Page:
jonathanisloved:

"I never back out on a bet."

bobbycaputo:

Surreal Photos of A Frozen Venice

Art director Robert Jahns has created a series of surrealistic photos of Venice by combining photos of Italy by Luis Manuel Osorio Fernando with photos of frozen lakes in Russia by Daniel Kordan. Robert Jahns wanted to show how the Venice Canal would look like if it was frozen by the winter.

jonathanisloved:

Aw little mother hen.

thank you

thank you

fiestyhysteria:

Randomly remembering a joke and laughing about it to yourself.

fiestyhysteria:

Randomly remembering a joke and laughing about it to yourself.

David Bowie’s infamous mugshot with myself morphed onto it. I think he and I might need to get some DNA testing done…we match a little toowell in my opinion

David Bowie’s infamous mugshot with myself morphed onto it. I think he and I might need to get some DNA testing done…we match a little toowell in my opinion

theremina:

Living Wall

These vegetated surfaces don’t just look pretty. They have other benefits as well, including cooling city blocks, reducing loud noises, and improving a building’s energy efficiency.What’s more, a recent modeling study shows that green walls can potentially reduce large amounts of air pollution in what’s called a “street canyon,” or the corridor between tall buildings.

For the study, Thomas Pugh, a biogeochemist at the Karlsruhe Institute of Technology in Germany, and his colleagues created a computer model of a green wall with generic vegetation in a Western European city. Then they recorded chemical reactions based on a variety of factors, such as wind speed and building placement.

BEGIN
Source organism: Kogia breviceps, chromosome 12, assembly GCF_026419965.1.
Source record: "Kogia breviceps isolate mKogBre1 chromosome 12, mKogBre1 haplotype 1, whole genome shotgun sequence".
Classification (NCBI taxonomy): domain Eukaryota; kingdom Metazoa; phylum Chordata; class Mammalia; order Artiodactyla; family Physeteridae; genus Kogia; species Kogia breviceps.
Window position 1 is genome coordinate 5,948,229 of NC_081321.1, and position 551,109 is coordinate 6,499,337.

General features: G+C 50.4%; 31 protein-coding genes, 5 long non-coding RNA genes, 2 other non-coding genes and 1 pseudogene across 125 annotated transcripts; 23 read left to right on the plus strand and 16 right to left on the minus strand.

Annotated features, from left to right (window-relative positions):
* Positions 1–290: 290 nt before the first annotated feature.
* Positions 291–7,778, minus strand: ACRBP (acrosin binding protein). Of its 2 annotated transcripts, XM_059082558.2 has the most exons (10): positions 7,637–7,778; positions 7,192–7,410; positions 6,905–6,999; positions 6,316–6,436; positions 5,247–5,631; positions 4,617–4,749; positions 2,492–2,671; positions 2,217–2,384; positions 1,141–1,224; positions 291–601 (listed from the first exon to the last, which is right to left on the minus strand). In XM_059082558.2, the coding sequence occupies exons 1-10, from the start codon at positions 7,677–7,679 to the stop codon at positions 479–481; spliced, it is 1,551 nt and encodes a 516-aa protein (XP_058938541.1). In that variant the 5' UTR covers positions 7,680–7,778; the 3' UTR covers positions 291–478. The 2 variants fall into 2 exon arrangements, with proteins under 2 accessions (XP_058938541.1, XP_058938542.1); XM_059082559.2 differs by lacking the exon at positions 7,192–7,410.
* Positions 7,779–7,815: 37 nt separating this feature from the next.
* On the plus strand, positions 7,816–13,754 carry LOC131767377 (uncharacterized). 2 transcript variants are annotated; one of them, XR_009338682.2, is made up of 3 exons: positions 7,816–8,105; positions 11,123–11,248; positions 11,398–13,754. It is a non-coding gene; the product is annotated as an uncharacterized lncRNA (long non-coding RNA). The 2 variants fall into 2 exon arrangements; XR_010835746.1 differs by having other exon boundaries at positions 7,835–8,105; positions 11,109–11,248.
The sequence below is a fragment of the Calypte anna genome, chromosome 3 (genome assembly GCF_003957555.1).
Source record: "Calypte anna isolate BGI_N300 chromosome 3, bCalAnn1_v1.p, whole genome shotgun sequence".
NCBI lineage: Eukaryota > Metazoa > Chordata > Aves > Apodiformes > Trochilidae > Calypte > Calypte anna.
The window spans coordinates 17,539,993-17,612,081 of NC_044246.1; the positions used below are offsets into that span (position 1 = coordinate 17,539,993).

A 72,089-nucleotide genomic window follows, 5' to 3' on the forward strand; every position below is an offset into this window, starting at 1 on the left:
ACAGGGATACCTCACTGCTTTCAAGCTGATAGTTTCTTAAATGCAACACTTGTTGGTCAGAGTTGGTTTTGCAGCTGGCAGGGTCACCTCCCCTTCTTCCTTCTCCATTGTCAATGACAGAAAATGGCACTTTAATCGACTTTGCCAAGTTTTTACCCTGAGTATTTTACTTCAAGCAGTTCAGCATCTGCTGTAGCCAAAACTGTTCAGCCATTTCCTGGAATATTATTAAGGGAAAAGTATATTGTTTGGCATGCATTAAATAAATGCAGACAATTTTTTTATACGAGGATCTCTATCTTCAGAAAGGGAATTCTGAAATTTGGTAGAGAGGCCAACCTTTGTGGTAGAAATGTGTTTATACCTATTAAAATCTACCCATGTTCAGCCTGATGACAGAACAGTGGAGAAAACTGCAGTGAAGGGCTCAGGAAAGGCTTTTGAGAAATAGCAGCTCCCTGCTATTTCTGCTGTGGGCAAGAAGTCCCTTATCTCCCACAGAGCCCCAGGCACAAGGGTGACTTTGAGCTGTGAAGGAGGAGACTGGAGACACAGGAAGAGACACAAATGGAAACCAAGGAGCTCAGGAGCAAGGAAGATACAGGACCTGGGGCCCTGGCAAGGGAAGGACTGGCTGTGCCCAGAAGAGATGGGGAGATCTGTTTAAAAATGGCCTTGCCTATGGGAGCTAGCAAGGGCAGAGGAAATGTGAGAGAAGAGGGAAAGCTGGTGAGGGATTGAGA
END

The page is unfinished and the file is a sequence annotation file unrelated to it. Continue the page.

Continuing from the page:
The simulation revealed a clear pattern: A green wall in a street canyon trapped or absorbed large amounts of nitrogen dioxide and particulate matter—both pollutants harmful to people, said Pugh. Compared with reducing emissions from cars, little attention has been focused on how to trap or take up more of the pollutants, added Pugh, whose study was published last year in the journal Environmental Science & Technology.

That’s why the green-wall study is “putting forward an alternative solution that might allow [governments] to improve air quality in these problem hot spots,” he said.Compared with reducing emissions from cars, little attention has been focused on how to trap or take up more of the pollutants, added Pugh, whose study was published last year in the journal Environmental Science & Technology.

That’s why the green-wall study is “putting forward an alternative solution that might allow [governments] to improve air quality in these problem hot spots,” he said.

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